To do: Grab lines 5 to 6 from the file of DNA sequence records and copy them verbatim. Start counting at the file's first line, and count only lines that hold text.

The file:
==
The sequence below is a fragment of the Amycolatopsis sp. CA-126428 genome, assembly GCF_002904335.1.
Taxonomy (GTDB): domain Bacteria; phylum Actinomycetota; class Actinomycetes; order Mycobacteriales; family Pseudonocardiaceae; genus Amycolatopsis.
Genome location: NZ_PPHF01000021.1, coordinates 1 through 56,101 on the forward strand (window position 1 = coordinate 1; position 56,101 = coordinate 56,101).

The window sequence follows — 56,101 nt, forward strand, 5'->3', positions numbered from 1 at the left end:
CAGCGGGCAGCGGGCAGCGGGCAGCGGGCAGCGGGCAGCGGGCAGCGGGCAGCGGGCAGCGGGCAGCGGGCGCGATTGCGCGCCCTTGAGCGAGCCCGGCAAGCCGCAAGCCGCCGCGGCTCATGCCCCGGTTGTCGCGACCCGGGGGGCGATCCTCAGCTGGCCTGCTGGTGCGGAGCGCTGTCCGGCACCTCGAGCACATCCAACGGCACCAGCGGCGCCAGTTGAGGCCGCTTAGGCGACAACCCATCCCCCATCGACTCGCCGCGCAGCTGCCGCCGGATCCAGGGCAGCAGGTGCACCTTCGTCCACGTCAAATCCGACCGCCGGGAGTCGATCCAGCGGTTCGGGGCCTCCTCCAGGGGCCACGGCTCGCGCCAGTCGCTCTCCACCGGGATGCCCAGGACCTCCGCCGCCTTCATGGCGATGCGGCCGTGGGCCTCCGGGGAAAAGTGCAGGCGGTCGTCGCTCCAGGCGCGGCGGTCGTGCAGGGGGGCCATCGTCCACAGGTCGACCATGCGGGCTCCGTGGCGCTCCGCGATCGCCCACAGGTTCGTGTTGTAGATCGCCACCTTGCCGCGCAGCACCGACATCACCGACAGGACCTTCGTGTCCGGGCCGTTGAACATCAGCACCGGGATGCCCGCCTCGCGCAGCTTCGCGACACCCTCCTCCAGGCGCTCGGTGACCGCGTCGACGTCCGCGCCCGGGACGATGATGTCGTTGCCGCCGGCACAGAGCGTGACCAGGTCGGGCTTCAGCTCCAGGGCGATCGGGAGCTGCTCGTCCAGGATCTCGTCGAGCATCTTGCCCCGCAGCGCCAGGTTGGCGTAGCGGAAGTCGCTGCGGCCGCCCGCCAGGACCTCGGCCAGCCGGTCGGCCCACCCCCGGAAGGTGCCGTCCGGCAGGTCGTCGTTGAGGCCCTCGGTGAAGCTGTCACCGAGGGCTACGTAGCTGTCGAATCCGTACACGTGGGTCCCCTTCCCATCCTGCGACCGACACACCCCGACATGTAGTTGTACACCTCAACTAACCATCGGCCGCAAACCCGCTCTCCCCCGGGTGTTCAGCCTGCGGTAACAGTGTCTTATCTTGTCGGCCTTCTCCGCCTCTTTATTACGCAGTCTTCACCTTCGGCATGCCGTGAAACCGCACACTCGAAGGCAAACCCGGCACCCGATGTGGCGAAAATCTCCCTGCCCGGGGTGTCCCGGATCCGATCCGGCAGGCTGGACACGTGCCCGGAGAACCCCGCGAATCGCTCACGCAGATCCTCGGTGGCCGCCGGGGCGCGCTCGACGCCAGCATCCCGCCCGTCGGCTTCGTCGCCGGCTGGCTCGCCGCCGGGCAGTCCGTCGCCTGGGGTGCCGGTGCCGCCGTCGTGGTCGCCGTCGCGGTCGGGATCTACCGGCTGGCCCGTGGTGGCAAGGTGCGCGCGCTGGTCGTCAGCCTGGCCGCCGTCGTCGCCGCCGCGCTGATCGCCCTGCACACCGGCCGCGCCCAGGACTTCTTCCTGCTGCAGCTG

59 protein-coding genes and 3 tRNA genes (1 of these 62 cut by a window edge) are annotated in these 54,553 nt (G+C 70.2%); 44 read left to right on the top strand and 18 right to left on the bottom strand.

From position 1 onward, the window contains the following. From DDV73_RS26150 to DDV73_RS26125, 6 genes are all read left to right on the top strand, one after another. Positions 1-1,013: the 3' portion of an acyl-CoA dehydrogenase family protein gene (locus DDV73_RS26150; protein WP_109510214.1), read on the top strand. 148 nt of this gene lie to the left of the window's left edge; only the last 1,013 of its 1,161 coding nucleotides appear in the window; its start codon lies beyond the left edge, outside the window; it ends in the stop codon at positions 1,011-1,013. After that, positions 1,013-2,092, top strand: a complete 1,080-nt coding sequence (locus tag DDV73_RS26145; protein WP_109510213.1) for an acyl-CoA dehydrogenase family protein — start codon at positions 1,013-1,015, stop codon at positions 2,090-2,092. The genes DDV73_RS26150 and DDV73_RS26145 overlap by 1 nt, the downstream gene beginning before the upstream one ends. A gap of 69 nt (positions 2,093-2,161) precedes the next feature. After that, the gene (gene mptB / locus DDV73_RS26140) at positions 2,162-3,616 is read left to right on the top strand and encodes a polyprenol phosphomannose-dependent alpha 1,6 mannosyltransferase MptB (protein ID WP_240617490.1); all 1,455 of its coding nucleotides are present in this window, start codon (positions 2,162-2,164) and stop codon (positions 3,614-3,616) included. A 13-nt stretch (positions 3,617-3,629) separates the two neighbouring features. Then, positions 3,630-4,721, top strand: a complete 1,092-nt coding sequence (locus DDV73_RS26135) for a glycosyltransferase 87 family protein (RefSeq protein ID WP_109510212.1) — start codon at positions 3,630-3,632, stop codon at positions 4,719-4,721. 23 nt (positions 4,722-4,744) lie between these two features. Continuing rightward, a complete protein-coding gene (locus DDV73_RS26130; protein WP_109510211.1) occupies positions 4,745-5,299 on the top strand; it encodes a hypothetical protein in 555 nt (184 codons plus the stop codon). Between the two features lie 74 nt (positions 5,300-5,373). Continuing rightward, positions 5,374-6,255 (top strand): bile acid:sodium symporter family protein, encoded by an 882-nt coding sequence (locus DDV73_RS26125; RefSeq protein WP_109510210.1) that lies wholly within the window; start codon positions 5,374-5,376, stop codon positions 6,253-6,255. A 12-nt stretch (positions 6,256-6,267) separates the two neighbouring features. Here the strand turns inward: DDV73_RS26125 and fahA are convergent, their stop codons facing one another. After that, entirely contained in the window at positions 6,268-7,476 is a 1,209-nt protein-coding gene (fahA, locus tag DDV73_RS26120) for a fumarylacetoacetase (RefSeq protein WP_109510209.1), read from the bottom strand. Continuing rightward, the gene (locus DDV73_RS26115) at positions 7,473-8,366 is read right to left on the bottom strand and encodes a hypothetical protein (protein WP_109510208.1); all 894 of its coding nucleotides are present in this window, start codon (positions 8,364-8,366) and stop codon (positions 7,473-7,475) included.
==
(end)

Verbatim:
CAGCGGGCAGCGGGCAGCGGGCAGCGGGCAGCGGGCAGCGGGCAGCGGGCAGCGGGCAGCGGGCAGCGGGCGCGATTGCGCGCCCTTGAGCGAGCCCGGCAAGCCGCAAGCCGCCGCGGCTCATGCCCCGGTTGTCGCGACCCGGGGGGCGATCCTCAGCTGGCCTGCTGGTGCGGAGCGCTGTCCGGCACCTCGAGCACATCCAACGGCACCAGCGGCGCCAGTTGAGGCCGCTTAGGCGACAACCCATCCCCCATCGACTCGCCGCGCAGCTGCCGCCGGATCCAGGGCAGCAGGTGCACCTTCGTCCACGTCAAATCCGACCGCCGGGAGTCGATCCAGCGGTTCGGGGCCTCCTCCAGGGGCCACGGCTCGCGCCAGTCGCTCTCCACCGGGATGCCCAGGACCTCCGCCGCCTTCATGGCGATGCGGCCGTGGGCCTCCGGGGAAAAGTGCAGGCGGTCGTCGCTCCAGGCGCGGCGGTCGTGCAGGGGGGCCATCGTCCACAGGTCGACCATGCGGGCTCCGTGGCGCTCCGCGATCGCCCACAGGTTCGTGTTGTAGATCGCCACCTTGCCGCGCAGCACCGACATCACCGACAGGACCTTCGTGTCCGGGCCGTTGAACATCAGCACCGGGATGCCCGCCTCGCGCAGCTTCGCGACACCCTCCTCCAGGCGCTCGGTGACCGCGTCGACGTCCGCGCCCGGGACGATGATGTCGTTGCCGCCGGCACAGAGCGTGACCAGGTCGGGCTTCAGCTCCAGGGCGATCGGGAGCTGCTCGTCCAGGATCTCGTCGAGCATCTTGCCCCGCAGCGCCAGGTTGGCGTAGCGGAAGTCGCTGCGGCCGCCCGCCAGGACCTCGGCCAGCCGGTCGGCCCACCCCCGGAAGGTGCCGTCCGGCAGGTCGTCGTTGAGGCCCTCGGTGAAGCTGTCACCGAGGGCTACGTAGCTGTCGAATCCGTACACGTGGGTCCCCTTCCCATCCTGCGACCGACACACCCCGACATGTAGTTGTACACCTCAACTAACCATCGGCCGCAAACCCGCTCTCCCCCGGGTGTTCAGCCTGCGGTAACAGTGTCTTATCTTGTCGGCCTTCTCCGCCTCTTTATTACGCAGTCTTCACCTTCGGCATGCCGTGAAACCGCACACTCGAAGGCAAACCCGGCACCCGATGTGGCGAAAATCTCCCTGCCCGGGGTGTCCCGGATCCGATCCGGCAGGCTGGACACGTGCCCGGAGAACCCCGCGAATCGCTCACGCAGATCCTCGGTGGCCGCCGGGGCGCGCTCGACGCCAGCATCCCGCCCGTCGGCTTCGTCGCCGGCTGGCTCGCCGCCGGGCAGTCCGTCGCCTGGGGTGCCGGTGCCGCCGTCGTGGTCGCCGTCGCGGTCGGGATCTACCGGCTGGCCCGTGGTGGCAAGGTGCGCGCGCTGGTCGTCAGCCTGGCCGCCGTCGTCGCCGCCGCGCTGATCGCCCTGCACACCGGCCGCGCCCAGGACTTCTTCCTGCTGCAGCTG

59 protein-coding genes and 3 tRNA genes (1 of these 62 cut by a window edge) are annotated in these 54,553 nt (G+C 70.2%); 44 read left to right on the top strand and 18 right to left on the bottom strand.